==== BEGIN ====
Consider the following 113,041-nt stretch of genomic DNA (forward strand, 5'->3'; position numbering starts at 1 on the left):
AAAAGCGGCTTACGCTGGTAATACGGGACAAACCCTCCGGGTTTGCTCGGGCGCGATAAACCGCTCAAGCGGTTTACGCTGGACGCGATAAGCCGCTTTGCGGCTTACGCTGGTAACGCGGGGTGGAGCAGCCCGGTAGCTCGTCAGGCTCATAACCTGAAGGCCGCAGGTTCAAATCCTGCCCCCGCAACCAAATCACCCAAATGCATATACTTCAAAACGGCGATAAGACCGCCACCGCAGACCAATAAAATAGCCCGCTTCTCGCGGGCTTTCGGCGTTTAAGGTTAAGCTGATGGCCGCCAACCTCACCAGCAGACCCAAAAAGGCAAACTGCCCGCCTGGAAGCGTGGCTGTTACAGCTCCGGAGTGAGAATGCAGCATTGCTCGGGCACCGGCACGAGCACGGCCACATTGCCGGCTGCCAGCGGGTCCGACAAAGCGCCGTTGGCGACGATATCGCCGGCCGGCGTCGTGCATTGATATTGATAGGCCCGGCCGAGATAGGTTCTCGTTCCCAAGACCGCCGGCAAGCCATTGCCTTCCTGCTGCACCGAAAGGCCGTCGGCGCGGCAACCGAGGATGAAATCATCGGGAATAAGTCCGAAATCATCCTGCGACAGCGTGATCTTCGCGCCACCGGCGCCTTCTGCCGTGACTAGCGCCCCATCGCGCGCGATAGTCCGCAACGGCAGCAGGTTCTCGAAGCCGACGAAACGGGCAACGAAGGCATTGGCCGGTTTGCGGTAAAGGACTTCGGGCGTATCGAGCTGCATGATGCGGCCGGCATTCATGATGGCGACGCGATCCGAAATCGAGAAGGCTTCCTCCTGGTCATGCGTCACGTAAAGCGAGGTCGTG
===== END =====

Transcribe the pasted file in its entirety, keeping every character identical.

Consider the following 113,041-nt stretch of genomic DNA (forward strand, 5'->3'; position numbering starts at 1 on the left):
AAAAGCGGCTTACGCTGGTAATACGGGACAAACCCTCCGGGTTTGCTCGGGCGCGATAAACCGCTCAAGCGGTTTACGCTGGACGCGATAAGCCGCTTTGCGGCTTACGCTGGTAACGCGGGGTGGAGCAGCCCGGTAGCTCGTCAGGCTCATAACCTGAAGGCCGCAGGTTCAAATCCTGCCCCCGCAACCAAATCACCCAAATGCATATACTTCAAAACGGCGATAAGACCGCCACCGCAGACCAATAAAATAGCCCGCTTCTCGCGGGCTTTCGGCGTTTAAGGTTAAGCTGATGGCCGCCAACCTCACCAGCAGACCCAAAAAGGCAAACTGCCCGCCTGGAAGCGTGGCTGTTACAGCTCCGGAGTGAGAATGCAGCATTGCTCGGGCACCGGCACGAGCACGGCCACATTGCCGGCTGCCAGCGGGTCCGACAAAGCGCCGTTGGCGACGATATCGCCGGCCGGCGTCGTGCATTGATATTGATAGGCCCGGCCGAGATAGGTTCTCGTTCCCAAGACCGCCGGCAAGCCATTGCCTTCCTGCTGCACCGAAAGGCCGTCGGCGCGGCAACCGAGGATGAAATCATCGGGAATAAGTCCGAAATCATCCTGCGACAGCGTGATCTTCGCGCCACCGGCGCCTTCTGCCGTGACTAGCGCCCCATCGCGCGCGATAGTCCGCAACGGCAGCAGGTTCTCGAAGCCGACGAAACGGGCAACGAAGGCATTGGCCGGTTTGCGGTAAAGGACTTCGGGCGTATCGAGCTGCATGATGCGGCCGGCATTCATGATGGCGACGCGATCCGAAATCGAGAAGGCTTCCTCCTGGTCATGCGTCACGTAAAGCGAGGTCGTG